“We learned when to approach a bank. We learned about what type of lender to approach. We talked about how banks make decisions and the types of items you need to have in your back pocket to go approach a bank,” said Samantha Colletti during the “Funding Your Business, An Overview of Capital for Entrepreneurs” breakout session.
A key point being, “everything is negotiable,” says Colletti.
Fireside Chat with Leon & Tiffany Chen of Tiff’s Treats Moderated by Susy Solis
Leon and Tiffany Chen, just named 2019 Ernst & Young LLP EY Entrepreneurs of the Year, share their journey in creating a company that provides a ‘warm cookie moment’ with entrepreneurs. They talk about their early marketing strategies, balancing college life and starting a business, and how important making connections is.
“We wouldn’t be here today without our first investor,” says Leon.
Tiffany walked the audience through the connections that resulted in an investor, “so if any of those pieces had fallen apart we would not have met him and we wouldn’t be in the same position we’re in now,” she says.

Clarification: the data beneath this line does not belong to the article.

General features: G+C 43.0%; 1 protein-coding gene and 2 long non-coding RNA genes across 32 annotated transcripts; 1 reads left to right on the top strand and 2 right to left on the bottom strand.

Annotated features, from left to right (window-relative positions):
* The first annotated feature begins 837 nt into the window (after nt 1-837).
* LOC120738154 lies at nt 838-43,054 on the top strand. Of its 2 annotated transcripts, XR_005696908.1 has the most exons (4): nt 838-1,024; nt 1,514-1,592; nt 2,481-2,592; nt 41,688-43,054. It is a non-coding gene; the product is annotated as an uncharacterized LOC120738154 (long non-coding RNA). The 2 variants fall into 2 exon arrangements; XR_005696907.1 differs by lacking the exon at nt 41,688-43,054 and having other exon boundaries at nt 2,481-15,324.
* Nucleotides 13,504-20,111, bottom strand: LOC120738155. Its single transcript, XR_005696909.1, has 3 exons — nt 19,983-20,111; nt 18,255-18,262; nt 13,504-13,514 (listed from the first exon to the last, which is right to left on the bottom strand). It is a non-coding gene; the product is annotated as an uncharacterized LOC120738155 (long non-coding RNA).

Tiffany offered some advice for aspiring entrepreneurs: “I think it’s really hard to go between several different things and be very good at it. I think if you want to be very good at something, be very good at that one thing. You can do other things, but make sure you know which one is your priority is and put all of your focus into that. Without that, it’s really tough to actually get anything to grow,” she says.
Third Breakout Session
From The Perfect Pitch to Avoiding Financial Pitfalls as an Entrepreneur, and Video Production basics to Cost-Efficient Public Relations, the third round of breakout sessions was all about the important components of business for entrepreneurs.
Tammy Bowser, founder of Snag My Wedding talks about the importance of having a good pitch and how to prepare for that pitch. “If there’s something you’re thinking about doing, social media is a perfect test ground for that. Throw it out there, if nobody likes it, then you keep moving,” said Tammy Bowser during the Pitch Perfect breakout session.
Closing statements from the UTD Women’s Summit
The summit ended with remarks from Trey Bowles, co-founder of the DEC; Lila Stewart, co-founder of Hari Mari; and Laura Mathieu, VP and regional executive at Capital One.
All photos by Scott Booth.
Alex Edwards and Maddie Preston contributed to this report.